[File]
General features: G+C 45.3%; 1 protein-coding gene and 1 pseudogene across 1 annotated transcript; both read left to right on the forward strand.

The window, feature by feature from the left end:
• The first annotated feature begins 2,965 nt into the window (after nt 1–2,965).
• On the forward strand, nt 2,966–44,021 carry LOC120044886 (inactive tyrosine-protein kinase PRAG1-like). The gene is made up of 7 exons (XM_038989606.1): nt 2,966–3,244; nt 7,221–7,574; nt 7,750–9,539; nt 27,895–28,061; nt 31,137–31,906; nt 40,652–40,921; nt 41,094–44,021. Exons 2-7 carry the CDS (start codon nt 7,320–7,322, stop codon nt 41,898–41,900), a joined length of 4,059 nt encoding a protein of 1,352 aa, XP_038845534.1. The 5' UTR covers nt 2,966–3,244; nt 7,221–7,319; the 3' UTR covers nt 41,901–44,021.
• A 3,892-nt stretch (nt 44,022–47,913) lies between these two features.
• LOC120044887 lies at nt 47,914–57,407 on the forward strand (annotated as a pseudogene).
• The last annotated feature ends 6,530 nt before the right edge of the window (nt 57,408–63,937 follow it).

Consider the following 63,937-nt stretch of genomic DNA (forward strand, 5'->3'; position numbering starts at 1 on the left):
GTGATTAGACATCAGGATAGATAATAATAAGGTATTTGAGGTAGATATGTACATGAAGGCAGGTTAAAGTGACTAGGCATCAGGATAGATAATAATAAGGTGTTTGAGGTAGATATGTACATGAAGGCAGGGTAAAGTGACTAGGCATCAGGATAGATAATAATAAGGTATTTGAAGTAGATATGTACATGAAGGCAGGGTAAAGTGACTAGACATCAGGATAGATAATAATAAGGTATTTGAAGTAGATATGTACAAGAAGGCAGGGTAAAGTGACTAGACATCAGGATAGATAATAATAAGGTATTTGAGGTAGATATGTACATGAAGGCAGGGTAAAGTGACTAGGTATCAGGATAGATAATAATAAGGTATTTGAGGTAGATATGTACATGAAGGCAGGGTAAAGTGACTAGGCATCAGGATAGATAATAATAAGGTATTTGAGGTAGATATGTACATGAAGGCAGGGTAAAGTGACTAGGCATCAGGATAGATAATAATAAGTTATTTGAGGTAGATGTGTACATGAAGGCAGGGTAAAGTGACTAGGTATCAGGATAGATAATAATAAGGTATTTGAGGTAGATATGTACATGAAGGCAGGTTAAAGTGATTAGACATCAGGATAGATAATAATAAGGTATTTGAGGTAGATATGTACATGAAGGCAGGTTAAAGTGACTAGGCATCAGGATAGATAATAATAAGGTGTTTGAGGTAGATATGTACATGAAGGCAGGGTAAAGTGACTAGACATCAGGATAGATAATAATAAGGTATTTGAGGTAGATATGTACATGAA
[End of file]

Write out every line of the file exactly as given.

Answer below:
General features: G+C 45.3%; 1 protein-coding gene and 1 pseudogene across 1 annotated transcript; both read left to right on the forward strand.

The window, feature by feature from the left end:
• The first annotated feature begins 2,965 nt into the window (after nt 1–2,965).
• On the forward strand, nt 2,966–44,021 carry LOC120044886 (inactive tyrosine-protein kinase PRAG1-like). The gene is made up of 7 exons (XM_038989606.1): nt 2,966–3,244; nt 7,221–7,574; nt 7,750–9,539; nt 27,895–28,061; nt 31,137–31,906; nt 40,652–40,921; nt 41,094–44,021. Exons 2-7 carry the CDS (start codon nt 7,320–7,322, stop codon nt 41,898–41,900), a joined length of 4,059 nt encoding a protein of 1,352 aa, XP_038845534.1. The 5' UTR covers nt 2,966–3,244; nt 7,221–7,319; the 3' UTR covers nt 41,901–44,021.
• A 3,892-nt stretch (nt 44,022–47,913) lies between these two features.
• LOC120044887 lies at nt 47,914–57,407 on the forward strand (annotated as a pseudogene).
• The last annotated feature ends 6,530 nt before the right edge of the window (nt 57,408–63,937 follow it).

Consider the following 63,937-nt stretch of genomic DNA (forward strand, 5'->3'; position numbering starts at 1 on the left):
GTGATTAGACATCAGGATAGATAATAATAAGGTATTTGAGGTAGATATGTACATGAAGGCAGGTTAAAGTGACTAGGCATCAGGATAGATAATAATAAGGTGTTTGAGGTAGATATGTACATGAAGGCAGGGTAAAGTGACTAGGCATCAGGATAGATAATAATAAGGTATTTGAAGTAGATATGTACATGAAGGCAGGGTAAAGTGACTAGACATCAGGATAGATAATAATAAGGTATTTGAAGTAGATATGTACAAGAAGGCAGGGTAAAGTGACTAGACATCAGGATAGATAATAATAAGGTATTTGAGGTAGATATGTACATGAAGGCAGGGTAAAGTGACTAGGTATCAGGATAGATAATAATAAGGTATTTGAGGTAGATATGTACATGAAGGCAGGGTAAAGTGACTAGGCATCAGGATAGATAATAATAAGGTATTTGAGGTAGATATGTACATGAAGGCAGGGTAAAGTGACTAGGCATCAGGATAGATAATAATAAGTTATTTGAGGTAGATGTGTACATGAAGGCAGGGTAAAGTGACTAGGTATCAGGATAGATAATAATAAGGTATTTGAGGTAGATATGTACATGAAGGCAGGTTAAAGTGATTAGACATCAGGATAGATAATAATAAGGTATTTGAGGTAGATATGTACATGAAGGCAGGTTAAAGTGACTAGGCATCAGGATAGATAATAATAAGGTGTTTGAGGTAGATATGTACATGAAGGCAGGGTAAAGTGACTAGACATCAGGATAGATAATAATAAGGTATTTGAGGTAGATATGTACATGAA